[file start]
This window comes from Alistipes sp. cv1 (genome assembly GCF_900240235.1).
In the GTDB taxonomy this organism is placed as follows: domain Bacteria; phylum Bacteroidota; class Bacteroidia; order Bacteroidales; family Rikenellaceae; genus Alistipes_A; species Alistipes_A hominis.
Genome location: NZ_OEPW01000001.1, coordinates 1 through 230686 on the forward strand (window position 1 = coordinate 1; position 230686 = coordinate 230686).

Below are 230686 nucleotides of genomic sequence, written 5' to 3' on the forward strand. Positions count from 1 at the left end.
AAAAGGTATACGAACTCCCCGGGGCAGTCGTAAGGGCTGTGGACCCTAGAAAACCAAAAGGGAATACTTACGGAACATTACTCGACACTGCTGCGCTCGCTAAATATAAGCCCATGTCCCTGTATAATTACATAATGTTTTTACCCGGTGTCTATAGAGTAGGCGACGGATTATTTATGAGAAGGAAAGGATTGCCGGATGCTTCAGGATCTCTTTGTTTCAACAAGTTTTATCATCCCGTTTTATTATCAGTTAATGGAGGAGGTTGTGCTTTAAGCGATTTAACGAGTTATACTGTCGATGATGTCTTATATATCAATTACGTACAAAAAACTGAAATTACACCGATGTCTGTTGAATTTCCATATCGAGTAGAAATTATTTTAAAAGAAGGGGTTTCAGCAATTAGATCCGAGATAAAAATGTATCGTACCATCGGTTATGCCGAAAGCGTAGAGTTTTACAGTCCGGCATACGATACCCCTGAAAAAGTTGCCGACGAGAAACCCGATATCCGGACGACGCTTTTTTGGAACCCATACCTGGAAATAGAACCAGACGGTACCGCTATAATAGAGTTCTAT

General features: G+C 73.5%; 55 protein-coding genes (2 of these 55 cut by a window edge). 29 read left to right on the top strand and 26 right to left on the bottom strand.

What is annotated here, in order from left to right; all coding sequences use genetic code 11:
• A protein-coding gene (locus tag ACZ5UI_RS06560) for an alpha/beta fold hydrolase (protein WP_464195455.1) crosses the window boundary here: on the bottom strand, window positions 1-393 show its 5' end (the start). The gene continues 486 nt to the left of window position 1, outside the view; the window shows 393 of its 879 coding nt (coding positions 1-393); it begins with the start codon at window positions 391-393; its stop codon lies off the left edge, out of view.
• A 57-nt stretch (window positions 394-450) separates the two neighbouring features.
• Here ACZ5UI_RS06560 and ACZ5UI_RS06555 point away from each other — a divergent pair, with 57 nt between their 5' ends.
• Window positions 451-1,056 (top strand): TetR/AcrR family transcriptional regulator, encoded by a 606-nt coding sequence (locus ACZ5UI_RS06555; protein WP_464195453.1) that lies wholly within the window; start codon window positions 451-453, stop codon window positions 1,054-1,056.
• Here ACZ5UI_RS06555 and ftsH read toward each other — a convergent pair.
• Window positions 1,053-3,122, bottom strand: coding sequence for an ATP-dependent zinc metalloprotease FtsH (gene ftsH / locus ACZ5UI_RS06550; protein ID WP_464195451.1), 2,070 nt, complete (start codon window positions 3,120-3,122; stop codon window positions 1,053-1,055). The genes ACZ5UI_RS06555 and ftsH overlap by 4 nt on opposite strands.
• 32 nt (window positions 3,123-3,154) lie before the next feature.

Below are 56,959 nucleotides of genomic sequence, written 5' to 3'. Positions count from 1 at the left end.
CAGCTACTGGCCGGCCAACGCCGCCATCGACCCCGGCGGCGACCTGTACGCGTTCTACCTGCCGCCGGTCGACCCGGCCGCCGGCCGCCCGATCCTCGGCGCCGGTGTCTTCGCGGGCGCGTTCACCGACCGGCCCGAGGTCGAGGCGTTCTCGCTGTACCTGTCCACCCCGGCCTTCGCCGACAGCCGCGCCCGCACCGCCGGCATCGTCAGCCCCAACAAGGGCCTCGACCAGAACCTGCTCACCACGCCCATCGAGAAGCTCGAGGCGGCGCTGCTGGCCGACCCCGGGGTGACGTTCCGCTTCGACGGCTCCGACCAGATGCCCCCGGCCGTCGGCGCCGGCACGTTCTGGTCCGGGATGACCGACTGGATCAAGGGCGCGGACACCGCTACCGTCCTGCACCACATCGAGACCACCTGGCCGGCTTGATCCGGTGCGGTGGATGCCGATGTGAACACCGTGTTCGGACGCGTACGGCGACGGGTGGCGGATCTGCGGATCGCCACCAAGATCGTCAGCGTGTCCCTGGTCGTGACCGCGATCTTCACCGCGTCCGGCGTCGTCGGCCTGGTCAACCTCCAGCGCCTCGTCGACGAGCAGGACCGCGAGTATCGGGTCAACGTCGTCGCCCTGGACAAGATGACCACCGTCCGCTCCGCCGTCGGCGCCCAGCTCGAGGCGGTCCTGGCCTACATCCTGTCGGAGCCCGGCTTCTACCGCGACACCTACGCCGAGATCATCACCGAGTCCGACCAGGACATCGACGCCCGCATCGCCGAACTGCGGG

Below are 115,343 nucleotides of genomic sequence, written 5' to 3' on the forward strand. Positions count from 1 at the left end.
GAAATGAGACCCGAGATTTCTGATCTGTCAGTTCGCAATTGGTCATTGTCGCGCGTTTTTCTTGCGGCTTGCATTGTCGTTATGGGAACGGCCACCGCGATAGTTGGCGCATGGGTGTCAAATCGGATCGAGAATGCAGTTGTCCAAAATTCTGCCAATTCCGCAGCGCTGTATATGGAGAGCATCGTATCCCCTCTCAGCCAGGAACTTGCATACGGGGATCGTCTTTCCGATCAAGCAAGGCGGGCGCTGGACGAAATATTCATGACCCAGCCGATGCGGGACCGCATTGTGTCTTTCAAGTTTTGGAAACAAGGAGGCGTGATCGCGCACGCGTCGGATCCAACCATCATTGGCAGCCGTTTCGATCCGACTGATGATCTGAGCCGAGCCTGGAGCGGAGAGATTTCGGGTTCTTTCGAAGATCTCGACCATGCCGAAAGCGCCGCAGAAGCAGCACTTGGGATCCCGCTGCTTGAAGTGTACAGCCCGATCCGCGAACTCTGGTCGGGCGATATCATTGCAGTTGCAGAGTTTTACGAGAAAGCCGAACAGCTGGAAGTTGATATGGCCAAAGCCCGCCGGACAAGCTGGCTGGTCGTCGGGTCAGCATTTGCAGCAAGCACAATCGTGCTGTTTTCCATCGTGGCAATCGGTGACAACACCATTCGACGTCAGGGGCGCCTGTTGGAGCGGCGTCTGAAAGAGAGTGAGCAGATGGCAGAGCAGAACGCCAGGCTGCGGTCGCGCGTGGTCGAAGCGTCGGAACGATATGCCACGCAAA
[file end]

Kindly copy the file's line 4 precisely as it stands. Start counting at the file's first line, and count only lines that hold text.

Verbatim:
Below are 230686 nucleotides of genomic sequence, written 5' to 3' on the forward strand. Positions count from 1 at the left end.